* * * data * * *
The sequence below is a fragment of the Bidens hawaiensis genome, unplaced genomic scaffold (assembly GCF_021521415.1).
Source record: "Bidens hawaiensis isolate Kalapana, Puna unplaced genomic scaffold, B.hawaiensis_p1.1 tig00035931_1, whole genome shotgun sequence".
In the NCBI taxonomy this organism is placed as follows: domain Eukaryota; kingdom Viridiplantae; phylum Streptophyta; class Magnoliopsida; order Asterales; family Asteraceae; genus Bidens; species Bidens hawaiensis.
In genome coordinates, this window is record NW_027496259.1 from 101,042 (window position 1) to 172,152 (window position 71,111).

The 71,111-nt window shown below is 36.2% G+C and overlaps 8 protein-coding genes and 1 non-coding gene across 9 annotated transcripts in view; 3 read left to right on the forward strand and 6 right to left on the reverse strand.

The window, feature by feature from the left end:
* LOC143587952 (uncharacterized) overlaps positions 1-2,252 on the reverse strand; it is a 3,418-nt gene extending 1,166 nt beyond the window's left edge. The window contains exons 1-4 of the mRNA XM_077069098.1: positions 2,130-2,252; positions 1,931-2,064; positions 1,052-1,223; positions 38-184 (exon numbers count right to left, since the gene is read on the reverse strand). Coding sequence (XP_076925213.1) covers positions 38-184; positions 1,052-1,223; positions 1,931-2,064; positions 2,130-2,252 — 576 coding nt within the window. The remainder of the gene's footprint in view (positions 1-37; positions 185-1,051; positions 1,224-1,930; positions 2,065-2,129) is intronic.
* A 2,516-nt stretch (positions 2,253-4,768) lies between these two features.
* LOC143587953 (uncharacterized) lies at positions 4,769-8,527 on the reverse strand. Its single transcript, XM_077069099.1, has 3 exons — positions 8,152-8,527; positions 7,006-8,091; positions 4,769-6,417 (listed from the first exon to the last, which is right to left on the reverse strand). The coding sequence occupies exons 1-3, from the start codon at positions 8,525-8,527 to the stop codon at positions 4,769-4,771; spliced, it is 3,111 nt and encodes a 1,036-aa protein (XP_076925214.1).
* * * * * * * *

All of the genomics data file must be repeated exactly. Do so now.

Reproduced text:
The sequence below is a fragment of the Bidens hawaiensis genome, unplaced genomic scaffold (assembly GCF_021521415.1).
Source record: "Bidens hawaiensis isolate Kalapana, Puna unplaced genomic scaffold, B.hawaiensis_p1.1 tig00035931_1, whole genome shotgun sequence".
In the NCBI taxonomy this organism is placed as follows: domain Eukaryota; kingdom Viridiplantae; phylum Streptophyta; class Magnoliopsida; order Asterales; family Asteraceae; genus Bidens; species Bidens hawaiensis.
In genome coordinates, this window is record NW_027496259.1 from 101,042 (window position 1) to 172,152 (window position 71,111).

The 71,111-nt window shown below is 36.2% G+C and overlaps 8 protein-coding genes and 1 non-coding gene across 9 annotated transcripts in view; 3 read left to right on the forward strand and 6 right to left on the reverse strand.

The window, feature by feature from the left end:
* LOC143587952 (uncharacterized) overlaps positions 1-2,252 on the reverse strand; it is a 3,418-nt gene extending 1,166 nt beyond the window's left edge. The window contains exons 1-4 of the mRNA XM_077069098.1: positions 2,130-2,252; positions 1,931-2,064; positions 1,052-1,223; positions 38-184 (exon numbers count right to left, since the gene is read on the reverse strand). Coding sequence (XP_076925213.1) covers positions 38-184; positions 1,052-1,223; positions 1,931-2,064; positions 2,130-2,252 — 576 coding nt within the window. The remainder of the gene's footprint in view (positions 1-37; positions 185-1,051; positions 1,224-1,930; positions 2,065-2,129) is intronic.
* A 2,516-nt stretch (positions 2,253-4,768) lies between these two features.
* LOC143587953 (uncharacterized) lies at positions 4,769-8,527 on the reverse strand. Its single transcript, XM_077069099.1, has 3 exons — positions 8,152-8,527; positions 7,006-8,091; positions 4,769-6,417 (listed from the first exon to the last, which is right to left on the reverse strand). The coding sequence occupies exons 1-3, from the start codon at positions 8,525-8,527 to the stop codon at positions 4,769-4,771; spliced, it is 3,111 nt and encodes a 1,036-aa protein (XP_076925214.1).